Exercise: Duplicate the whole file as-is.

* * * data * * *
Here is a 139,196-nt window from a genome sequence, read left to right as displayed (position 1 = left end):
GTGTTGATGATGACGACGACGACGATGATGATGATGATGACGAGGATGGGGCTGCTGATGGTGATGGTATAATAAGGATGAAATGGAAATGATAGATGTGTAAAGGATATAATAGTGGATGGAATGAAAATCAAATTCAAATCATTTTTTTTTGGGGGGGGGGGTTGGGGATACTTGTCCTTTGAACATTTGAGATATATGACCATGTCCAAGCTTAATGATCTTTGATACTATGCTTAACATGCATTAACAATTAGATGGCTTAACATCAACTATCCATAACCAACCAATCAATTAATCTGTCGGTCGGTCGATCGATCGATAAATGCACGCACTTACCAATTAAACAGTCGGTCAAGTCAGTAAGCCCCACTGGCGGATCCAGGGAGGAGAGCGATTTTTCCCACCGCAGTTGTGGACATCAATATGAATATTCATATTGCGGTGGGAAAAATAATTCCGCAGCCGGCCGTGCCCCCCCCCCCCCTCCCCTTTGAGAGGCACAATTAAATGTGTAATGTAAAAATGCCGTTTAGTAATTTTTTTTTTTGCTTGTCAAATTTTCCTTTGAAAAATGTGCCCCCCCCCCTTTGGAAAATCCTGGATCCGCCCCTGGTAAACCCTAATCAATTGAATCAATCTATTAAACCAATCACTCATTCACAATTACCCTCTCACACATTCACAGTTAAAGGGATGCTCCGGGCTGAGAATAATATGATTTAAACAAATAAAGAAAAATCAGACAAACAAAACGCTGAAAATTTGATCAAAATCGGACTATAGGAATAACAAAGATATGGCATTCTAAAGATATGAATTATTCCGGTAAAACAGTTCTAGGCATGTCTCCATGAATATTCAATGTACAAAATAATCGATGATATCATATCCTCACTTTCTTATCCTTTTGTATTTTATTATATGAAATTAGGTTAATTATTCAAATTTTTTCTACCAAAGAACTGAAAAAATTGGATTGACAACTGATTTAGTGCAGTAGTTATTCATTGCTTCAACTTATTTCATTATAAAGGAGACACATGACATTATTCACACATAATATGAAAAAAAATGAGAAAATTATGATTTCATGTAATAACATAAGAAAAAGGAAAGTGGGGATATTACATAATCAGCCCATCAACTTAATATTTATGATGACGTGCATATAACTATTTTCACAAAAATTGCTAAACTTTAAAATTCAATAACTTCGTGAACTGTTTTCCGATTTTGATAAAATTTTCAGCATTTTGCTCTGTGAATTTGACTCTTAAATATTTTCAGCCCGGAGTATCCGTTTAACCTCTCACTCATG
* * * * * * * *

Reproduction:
Here is a 139,196-nt window from a genome sequence, read left to right as displayed (position 1 = left end):
GTGTTGATGATGACGACGACGACGATGATGATGATGATGACGAGGATGGGGCTGCTGATGGTGATGGTATAATAAGGATGAAATGGAAATGATAGATGTGTAAAGGATATAATAGTGGATGGAATGAAAATCAAATTCAAATCATTTTTTTTTGGGGGGGGGGGTTGGGGATACTTGTCCTTTGAACATTTGAGATATATGACCATGTCCAAGCTTAATGATCTTTGATACTATGCTTAACATGCATTAACAATTAGATGGCTTAACATCAACTATCCATAACCAACCAATCAATTAATCTGTCGGTCGGTCGATCGATCGATAAATGCACGCACTTACCAATTAAACAGTCGGTCAAGTCAGTAAGCCCCACTGGCGGATCCAGGGAGGAGAGCGATTTTTCCCACCGCAGTTGTGGACATCAATATGAATATTCATATTGCGGTGGGAAAAATAATTCCGCAGCCGGCCGTGCCCCCCCCCCCCCTCCCCTTTGAGAGGCACAATTAAATGTGTAATGTAAAAATGCCGTTTAGTAATTTTTTTTTTTGCTTGTCAAATTTTCCTTTGAAAAATGTGCCCCCCCCCCTTTGGAAAATCCTGGATCCGCCCCTGGTAAACCCTAATCAATTGAATCAATCTATTAAACCAATCACTCATTCACAATTACCCTCTCACACATTCACAGTTAAAGGGATGCTCCGGGCTGAGAATAATATGATTTAAACAAATAAAGAAAAATCAGACAAACAAAACGCTGAAAATTTGATCAAAATCGGACTATAGGAATAACAAAGATATGGCATTCTAAAGATATGAATTATTCCGGTAAAACAGTTCTAGGCATGTCTCCATGAATATTCAATGTACAAAATAATCGATGATATCATATCCTCACTTTCTTATCCTTTTGTATTTTATTATATGAAATTAGGTTAATTATTCAAATTTTTTCTACCAAAGAACTGAAAAAATTGGATTGACAACTGATTTAGTGCAGTAGTTATTCATTGCTTCAACTTATTTCATTATAAAGGAGACACATGACATTATTCACACATAATATGAAAAAAAATGAGAAAATTATGATTTCATGTAATAACATAAGAAAAAGGAAAGTGGGGATATTACATAATCAGCCCATCAACTTAATATTTATGATGACGTGCATATAACTATTTTCACAAAAATTGCTAAACTTTAAAATTCAATAACTTCGTGAACTGTTTTCCGATTTTGATAAAATTTTCAGCATTTTGCTCTGTGAATTTGACTCTTAAATATTTTCAGCCCGGAGTATCCGTTTAACCTCTCACTCATG